5. LiquidMidnight


    Dec 25, 2000
    I have to disagree with the author. First, it may be true that critics and music writers are using that term because they can't think of any other good adjectives. But honestly, it's difficult to get that phenomenological about what's going on in critics' heads without actually asking them what they mean when they use a term. I think the author may be projecting when he makes that argument.

    Second, I have never seen "tasteful" as being a synonym for bland or unadventurous - quite the opposite actually. I've always seen tasteful as a musical quality that actually takes time and thought to appreciate. Anyone can listen to a soloist ripping some crazy melody at lighting speed and say, "Wow, that's totally awesome." However, the most tasteful players require mature ears to appreciate. I've always considered Christian McBride's playing on Diana Kralls's Love Scenes album as some of the most tasteful bass playing I've ever heard, double-bass, electric bass, or otherwise. There's all kinds of hidden complexity to what he's doing on that record, but none of it is done in a wanky, "look at what I can do!" kind of way. The most tasteful players that I know are also some of the cats with the most chops. They understand the craft of music and how holding back makes the flashy stuff when they pull it out stand out even more. I've always considered "taste" to be one of the signs of an experienced musician. Young drummers and bass players in particular have a tendency to shoot their loads constantly on everything they play. Musicians who have been playing a while often get that out of their systems and then start "playing for the song" as they say. I always figured that my definition of "tasteful" was pretty much the general accepted definition of what that word means with regard to music, but apparently not.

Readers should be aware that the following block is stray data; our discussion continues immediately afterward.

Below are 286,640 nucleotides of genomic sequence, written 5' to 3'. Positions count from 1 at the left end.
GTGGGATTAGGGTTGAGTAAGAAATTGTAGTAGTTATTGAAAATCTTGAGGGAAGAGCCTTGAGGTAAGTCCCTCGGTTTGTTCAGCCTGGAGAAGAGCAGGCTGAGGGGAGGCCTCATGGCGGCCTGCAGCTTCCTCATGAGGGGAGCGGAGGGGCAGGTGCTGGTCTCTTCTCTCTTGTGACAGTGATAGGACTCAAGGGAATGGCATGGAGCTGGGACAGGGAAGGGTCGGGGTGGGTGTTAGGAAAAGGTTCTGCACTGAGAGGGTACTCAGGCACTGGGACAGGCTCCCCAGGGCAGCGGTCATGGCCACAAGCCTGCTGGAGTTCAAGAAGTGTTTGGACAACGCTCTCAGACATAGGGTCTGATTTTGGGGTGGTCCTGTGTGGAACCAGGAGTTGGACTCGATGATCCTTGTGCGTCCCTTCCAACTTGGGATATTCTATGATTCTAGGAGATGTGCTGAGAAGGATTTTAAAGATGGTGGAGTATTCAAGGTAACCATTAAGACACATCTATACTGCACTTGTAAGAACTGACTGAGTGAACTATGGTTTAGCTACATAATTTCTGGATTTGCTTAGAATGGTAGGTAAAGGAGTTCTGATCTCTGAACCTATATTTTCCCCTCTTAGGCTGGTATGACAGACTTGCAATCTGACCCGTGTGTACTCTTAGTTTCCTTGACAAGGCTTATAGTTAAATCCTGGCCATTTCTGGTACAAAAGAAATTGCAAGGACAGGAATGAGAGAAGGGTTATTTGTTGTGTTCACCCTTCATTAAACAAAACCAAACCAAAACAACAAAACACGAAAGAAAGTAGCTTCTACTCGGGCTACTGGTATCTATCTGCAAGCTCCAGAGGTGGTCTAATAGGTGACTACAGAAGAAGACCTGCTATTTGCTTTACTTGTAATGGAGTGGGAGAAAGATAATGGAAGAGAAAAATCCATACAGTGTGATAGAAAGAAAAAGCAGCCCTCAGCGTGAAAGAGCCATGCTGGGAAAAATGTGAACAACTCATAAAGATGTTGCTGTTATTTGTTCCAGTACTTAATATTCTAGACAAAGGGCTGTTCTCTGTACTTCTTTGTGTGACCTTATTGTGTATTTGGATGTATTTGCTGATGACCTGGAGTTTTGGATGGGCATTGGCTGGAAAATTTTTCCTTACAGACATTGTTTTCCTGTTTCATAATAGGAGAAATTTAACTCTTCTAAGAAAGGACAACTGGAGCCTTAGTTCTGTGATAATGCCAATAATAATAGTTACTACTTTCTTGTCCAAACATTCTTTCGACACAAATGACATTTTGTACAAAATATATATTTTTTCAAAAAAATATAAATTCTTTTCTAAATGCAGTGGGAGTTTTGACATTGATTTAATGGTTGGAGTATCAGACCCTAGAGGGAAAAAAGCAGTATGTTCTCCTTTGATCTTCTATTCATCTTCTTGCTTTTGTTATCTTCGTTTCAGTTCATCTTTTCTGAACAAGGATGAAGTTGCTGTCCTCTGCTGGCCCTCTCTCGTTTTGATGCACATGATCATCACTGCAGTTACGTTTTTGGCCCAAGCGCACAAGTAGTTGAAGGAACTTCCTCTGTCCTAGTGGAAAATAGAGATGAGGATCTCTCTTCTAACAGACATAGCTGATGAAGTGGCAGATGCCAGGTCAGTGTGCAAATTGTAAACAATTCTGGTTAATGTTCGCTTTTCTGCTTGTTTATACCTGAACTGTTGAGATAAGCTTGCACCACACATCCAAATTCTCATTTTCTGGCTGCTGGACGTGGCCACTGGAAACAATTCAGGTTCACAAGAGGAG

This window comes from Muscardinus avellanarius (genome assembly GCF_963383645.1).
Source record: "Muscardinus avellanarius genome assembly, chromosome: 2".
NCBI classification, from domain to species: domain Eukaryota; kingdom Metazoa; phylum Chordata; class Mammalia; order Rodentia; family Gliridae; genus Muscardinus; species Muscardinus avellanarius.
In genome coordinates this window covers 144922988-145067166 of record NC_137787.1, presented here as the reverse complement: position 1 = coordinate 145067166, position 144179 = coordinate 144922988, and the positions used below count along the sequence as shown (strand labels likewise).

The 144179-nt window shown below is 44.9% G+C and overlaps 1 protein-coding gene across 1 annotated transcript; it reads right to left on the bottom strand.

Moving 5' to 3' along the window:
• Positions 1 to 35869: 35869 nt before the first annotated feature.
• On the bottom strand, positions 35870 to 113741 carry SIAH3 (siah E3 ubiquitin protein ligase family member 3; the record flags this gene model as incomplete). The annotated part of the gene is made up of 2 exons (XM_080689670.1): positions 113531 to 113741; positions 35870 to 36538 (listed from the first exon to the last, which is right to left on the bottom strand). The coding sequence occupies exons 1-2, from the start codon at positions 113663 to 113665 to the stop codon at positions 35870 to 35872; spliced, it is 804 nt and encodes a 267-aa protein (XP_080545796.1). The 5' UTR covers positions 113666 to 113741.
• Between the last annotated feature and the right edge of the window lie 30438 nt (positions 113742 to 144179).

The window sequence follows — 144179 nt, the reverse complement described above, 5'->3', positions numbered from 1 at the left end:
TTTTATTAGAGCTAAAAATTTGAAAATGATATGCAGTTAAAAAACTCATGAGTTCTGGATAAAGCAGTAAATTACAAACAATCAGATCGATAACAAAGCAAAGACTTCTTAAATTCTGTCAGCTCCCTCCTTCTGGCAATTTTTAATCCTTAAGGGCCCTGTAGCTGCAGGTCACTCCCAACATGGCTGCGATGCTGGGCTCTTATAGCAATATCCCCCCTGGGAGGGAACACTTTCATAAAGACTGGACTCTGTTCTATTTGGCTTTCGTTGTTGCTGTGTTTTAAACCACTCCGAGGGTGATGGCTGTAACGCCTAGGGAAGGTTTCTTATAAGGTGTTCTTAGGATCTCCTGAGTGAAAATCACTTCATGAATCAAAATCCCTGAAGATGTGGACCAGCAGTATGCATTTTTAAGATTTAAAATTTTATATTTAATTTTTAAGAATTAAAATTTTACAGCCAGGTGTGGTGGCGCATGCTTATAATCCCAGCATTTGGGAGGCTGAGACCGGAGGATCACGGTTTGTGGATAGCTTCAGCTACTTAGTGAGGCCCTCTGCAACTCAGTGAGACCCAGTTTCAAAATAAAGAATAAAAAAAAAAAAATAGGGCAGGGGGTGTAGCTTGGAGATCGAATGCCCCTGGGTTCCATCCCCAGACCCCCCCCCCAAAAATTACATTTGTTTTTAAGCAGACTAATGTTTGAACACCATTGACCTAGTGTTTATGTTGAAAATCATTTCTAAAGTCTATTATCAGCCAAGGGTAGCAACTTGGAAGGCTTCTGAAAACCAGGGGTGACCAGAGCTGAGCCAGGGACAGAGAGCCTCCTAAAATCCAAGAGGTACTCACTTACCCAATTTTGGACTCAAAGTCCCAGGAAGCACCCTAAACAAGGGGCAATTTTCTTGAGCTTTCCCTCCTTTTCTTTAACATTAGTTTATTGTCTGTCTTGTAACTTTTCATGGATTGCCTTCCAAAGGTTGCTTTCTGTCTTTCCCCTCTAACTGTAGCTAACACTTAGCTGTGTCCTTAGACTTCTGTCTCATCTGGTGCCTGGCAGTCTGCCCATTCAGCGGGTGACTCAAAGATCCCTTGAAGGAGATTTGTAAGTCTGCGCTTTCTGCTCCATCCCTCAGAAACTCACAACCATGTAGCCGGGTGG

While I admire players like Billy Sheehan and Adami Nitti, if I could be any bass player in the world, I'd want to be Hutch Hutchinson. :meh:
  6. elgecko


    Apr 30, 2007
    Anasleim, CA
    That's why I use "tasty". It doesn't carry the samme baggage. :p
  7. jmattbassplaya

    jmattbassplaya Supporting Member

    Jan 13, 2008
    Tampa, FL.
    Great thread!

    This line of thinking has recently wormed its way into my psyche over the past several months. I play in an original group myself, and I've recently been thinking of ways to help make our music stand out above all the other groups looking to 'make it'. Talkbass has had a way of making me think that it's really only proper bass playing to stay deep in the pocket and to perform more of a supporting role in my group. This actually isn't a bad direction to take given the amazing chops of my guitarist and energy of my singer (both who have the ability to really steal the show on any given night if they want to).